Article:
By Budd Bailey, Buffalo Sports Page Columnist

It’s the longest name for a facility in local auto racing: Lancaster Speedway (or Dragway, depending on the night) @ New York International Raceway Park. Still, just say “Lancaster” to a local racing fan, and he or she will know what you are talking about. The facility celebrates 60 years of operation this season, and they are doing it with new ownership.

Mike Swinarski is part of the small group that bought the track. He is trying to give something back after a long career in auto racing. A recent visit to Lancaster showed some work had gone on at the facility, but the ownership group also is trying to walk before it runs. For example, dates for stock car racing are down from previous years. There’s no merchandise on sale – a bit of a shame for an anniversary year – and fans can’t buy a program or popcorn.

 But at least the tradition at the track continues. One anonymous racer volunteered how happy he was that the group came along to buy Lancaster, and he urged everyone to have patience in the early going.

 Swinarski sat down for an interview on a picnic table near the beer stand overlooking his new investment.

Buffalo Sports Page: What made you decide to own a race track?

Mike Swinarski: All I wanted to do is to make sure the place didn’t close up. That’s the main thing. I’m a drag racer, and I said, “I don’t want this place to close. I want to be able to race here.”

BSP: Sixty years is a lot of tradition.

 MS: It is. I’ve been racing here probably for 40 years. At least 30 – it’s enough.

BSP: It’s one thing to dream about this sort of purchase, but it’s another to get it done. How did that work?

MS: I knew I could do it, but I’m 67 years old. I didn’t know if I should do it. I’m too old. Vito (Antonicelli, who with wife Sylvia are the other partners) talked me into it. He twisted my arm. We waited until the last minute (early May) before we finished it.

BSP: What’s the reaction around the track to the purchase?

MS: Everywhere I go people thank me for saving the track. All the racers have been really nice. I don’t know how many fans recognize me, but a lot of them know me.

BSP: When you walk through the doors, do you have some excitement and some dread?

MS: We’ve been working our asses off. It was a mess. It had some good features, but a lot of it was bad.

BSP: In that situation, did you make up a wish list of what needed to be done immediately and what could wait?

MS: You just look around and say, “What can we do first?”

BSP: So what have you been working on?

MS: We put new blacktop on the oval. That’s a big part of it. We sealed it, striped it. We put a lot of signs up, sold some advertising.

BSP: You’ve been to a lot of other tracks over the years. Have you talked with other owners about the business?

MS: Not yet. I have raced all over the country. I know a lot of owners, but I haven’t talked to many of them. I talked to one old friend in Ohio; this track will never be as good as that one.

BSP: What’s the future of this business? There have been closings of some tracks, and car counts have been down in some cases.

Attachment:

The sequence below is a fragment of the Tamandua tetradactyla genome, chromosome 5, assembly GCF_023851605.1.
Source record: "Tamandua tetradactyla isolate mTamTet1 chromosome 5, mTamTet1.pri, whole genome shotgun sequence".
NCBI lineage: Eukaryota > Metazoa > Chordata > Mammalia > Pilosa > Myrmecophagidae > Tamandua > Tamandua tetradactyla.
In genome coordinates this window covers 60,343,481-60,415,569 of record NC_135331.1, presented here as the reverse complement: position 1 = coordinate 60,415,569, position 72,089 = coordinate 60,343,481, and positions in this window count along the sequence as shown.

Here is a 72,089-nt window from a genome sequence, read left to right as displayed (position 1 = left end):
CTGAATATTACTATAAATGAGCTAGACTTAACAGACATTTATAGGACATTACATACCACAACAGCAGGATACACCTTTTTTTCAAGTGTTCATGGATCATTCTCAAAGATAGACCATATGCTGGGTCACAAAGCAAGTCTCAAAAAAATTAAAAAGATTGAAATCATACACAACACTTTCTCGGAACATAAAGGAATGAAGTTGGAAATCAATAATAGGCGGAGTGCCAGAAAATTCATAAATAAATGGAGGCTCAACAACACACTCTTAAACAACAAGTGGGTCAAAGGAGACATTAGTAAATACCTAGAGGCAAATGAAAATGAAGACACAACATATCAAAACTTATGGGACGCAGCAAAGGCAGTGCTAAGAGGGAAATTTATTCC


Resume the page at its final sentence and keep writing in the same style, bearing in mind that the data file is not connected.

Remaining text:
MS: You look around at the pits, just standing there, and everyone has gray hair. That makes me worried. That’s why we’ve done some things to get the kids interested. On Tuesday nights we have Junior Drag Racing. We have at least 20 every week. If they move up, it will save us a bit. Wednesday night we have Cruise Night, and there are a lot of people here. Hopefully they move up and start racing.

BSP: When Lancaster first started racing in 1959, it was in the middle of nowhere. Now it touches on the suburbs, with houses not far away. The people there no doubt have different priorities.

MS : They probably swear at us every night. Some of them like it, but some of them probably don’t. They’d rather be watching a soap opera on TV or something, and have to turn the sound up. I knew the guys that built this place – people like Art Clark and Jay Milligan. I bought my (garage) yard from Art.

BSP: So you really have two tasks – get the car counts up and get the fans in the building.

MS: Yes. For drag racing, when we get a good show in like Street Outlaws or Super Track Warriors, we’ll get a lot of fans. But on the other weeks, we don’t get a lot of people.

BSP: And as a new owner, you probably have learned the hard way about the problems that weather can cause.

MS: Oh yeah. (Recently) we had a Friday night that was just heartbreaking. The rain just kept coming down. I thought about buying this place about 21 years ago. That year, it rained almost every week. I said, “Well, I guess I’m not buying it.” It was too much of a gamble.

BSP: Do you consider this a long-term investment at this point?

MS: I don’t know. If I can get it saved a little bit and someone else wants to come in and work on it, that’s fine with me. I’m 67 and can’t do it forever. My wife tells me that the window’s closing.

Fans at Lancaster recently received the rare opportunity for an up-close look at race cars.

(Follow Budd on Twitter @WDX2BB)

Budd Bailey

Budd Bailey has been involved in almost every aspect of the local sports scene for the last 40 years. He worked for WEBR Radio, the Buffalo Sabres' public relations department and The Buffalo News during that time. In that time he covered virtually every aspect of the area's sports world, from high schools to the Bills and Sabres and everything in between. Along the way, Budd served as a play-by-play announcer for the Bisons, an analyst for the Stallions, and a talk-show host. He won the National Lacrosse League's Tom Borrelli Award as the media personality of the year in 2011, and was a finalist for that same award in 2017. Budd's seventh and eighth books, one on the Transcontinental Railroad and the other about Ichiro Suzuki, are scheduled to be released in the fall.

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